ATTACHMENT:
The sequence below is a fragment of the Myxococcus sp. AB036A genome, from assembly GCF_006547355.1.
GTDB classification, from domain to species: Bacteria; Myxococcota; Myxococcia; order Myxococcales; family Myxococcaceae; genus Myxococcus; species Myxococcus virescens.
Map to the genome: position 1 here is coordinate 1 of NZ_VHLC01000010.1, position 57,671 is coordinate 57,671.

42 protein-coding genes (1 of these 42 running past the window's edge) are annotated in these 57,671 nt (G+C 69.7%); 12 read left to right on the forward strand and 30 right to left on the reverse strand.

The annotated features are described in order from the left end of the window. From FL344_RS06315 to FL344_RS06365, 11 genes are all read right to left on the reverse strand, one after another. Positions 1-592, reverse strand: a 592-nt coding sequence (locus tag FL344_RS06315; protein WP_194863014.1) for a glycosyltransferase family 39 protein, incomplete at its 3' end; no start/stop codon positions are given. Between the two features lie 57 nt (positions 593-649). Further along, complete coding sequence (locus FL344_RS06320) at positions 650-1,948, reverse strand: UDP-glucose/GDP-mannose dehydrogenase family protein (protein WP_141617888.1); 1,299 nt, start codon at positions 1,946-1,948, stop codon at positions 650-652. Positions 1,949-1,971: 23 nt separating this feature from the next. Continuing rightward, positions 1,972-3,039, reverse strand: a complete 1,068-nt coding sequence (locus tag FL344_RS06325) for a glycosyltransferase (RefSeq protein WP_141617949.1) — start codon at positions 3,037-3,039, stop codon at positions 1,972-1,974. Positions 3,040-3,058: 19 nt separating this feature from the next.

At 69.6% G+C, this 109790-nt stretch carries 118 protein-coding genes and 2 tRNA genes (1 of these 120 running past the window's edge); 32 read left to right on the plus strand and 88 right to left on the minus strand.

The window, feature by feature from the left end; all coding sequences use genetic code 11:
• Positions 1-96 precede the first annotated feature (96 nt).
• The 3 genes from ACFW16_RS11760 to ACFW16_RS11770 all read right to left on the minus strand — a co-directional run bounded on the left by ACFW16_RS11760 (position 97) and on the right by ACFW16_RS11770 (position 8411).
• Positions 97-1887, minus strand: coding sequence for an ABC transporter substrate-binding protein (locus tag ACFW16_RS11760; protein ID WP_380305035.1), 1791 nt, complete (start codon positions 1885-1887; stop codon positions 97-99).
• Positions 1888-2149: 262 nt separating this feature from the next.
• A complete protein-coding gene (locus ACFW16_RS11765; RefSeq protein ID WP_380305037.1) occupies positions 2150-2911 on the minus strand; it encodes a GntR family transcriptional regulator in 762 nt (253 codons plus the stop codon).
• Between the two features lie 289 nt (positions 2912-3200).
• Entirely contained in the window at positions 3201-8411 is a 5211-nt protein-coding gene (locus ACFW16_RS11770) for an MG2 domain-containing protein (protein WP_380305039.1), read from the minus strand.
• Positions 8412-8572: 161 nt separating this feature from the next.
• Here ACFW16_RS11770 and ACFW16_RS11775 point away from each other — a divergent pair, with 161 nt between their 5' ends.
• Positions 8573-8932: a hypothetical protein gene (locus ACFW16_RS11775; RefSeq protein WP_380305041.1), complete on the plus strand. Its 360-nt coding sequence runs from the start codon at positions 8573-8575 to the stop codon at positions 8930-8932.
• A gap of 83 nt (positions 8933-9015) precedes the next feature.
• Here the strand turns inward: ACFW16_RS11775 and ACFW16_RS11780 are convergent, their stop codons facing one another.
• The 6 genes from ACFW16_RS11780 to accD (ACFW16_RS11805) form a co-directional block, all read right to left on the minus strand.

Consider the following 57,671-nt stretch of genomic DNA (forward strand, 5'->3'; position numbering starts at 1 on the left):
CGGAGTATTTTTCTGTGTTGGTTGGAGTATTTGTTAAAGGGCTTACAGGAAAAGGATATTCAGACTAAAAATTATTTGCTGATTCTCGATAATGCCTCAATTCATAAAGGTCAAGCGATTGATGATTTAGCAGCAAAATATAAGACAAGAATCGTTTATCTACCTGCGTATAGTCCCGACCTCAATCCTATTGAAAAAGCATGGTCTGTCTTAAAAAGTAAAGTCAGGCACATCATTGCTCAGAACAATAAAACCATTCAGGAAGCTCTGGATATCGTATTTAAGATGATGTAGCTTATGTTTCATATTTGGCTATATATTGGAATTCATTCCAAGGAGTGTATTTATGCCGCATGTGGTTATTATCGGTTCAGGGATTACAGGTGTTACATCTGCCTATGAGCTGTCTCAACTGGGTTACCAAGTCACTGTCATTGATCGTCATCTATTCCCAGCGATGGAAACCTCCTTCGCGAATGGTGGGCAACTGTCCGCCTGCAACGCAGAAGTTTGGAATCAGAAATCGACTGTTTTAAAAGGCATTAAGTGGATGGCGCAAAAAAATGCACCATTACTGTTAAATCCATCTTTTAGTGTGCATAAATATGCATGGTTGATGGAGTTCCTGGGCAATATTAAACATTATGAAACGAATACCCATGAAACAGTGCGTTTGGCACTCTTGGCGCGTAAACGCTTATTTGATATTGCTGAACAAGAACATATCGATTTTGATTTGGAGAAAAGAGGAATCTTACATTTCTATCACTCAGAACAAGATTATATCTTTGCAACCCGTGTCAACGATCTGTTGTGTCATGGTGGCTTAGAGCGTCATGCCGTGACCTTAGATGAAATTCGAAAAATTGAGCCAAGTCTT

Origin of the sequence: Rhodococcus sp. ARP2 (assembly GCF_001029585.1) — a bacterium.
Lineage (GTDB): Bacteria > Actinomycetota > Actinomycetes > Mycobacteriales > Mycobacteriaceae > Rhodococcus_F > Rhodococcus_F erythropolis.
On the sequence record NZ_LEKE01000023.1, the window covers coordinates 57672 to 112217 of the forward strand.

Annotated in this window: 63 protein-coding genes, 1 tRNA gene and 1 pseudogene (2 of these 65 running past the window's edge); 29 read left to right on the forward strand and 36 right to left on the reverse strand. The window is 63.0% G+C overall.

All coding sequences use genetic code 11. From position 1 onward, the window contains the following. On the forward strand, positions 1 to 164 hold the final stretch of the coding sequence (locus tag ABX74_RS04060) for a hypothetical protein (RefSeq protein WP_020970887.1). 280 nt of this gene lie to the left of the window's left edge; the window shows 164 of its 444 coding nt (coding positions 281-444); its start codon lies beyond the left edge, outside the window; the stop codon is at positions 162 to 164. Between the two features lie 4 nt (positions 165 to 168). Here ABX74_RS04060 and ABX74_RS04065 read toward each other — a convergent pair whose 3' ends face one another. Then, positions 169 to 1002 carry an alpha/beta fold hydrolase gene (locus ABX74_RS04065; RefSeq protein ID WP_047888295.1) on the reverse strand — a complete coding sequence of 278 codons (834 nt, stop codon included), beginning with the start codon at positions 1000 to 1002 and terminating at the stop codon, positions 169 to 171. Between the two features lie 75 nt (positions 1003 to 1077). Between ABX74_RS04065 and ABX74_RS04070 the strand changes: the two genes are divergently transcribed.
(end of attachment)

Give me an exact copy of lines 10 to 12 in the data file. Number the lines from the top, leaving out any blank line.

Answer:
• Positions 97-1887, minus strand: coding sequence for an ABC transporter substrate-binding protein (locus tag ACFW16_RS11760; protein ID WP_380305035.1), 1791 nt, complete (start codon positions 1885-1887; stop codon positions 97-99).
• Positions 1888-2149: 262 nt separating this feature from the next.
• A complete protein-coding gene (locus ACFW16_RS11765; RefSeq protein ID WP_380305037.1) occupies positions 2150-2911 on the minus strand; it encodes a GntR family transcriptional regulator in 762 nt (253 codons plus the stop codon).